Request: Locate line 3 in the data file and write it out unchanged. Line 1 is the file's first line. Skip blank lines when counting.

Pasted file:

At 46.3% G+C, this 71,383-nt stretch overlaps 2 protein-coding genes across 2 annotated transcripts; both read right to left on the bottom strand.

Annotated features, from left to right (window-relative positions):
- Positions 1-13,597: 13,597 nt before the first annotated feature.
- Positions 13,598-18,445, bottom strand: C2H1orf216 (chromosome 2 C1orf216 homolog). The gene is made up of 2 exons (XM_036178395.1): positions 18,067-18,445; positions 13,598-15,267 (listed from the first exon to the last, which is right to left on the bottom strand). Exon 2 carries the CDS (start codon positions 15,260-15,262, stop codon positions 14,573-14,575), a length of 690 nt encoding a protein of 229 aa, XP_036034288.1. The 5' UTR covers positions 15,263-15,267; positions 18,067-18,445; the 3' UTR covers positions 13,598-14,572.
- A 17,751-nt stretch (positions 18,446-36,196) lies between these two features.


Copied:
- Positions 1-13,597: 13,597 nt before the first annotated feature.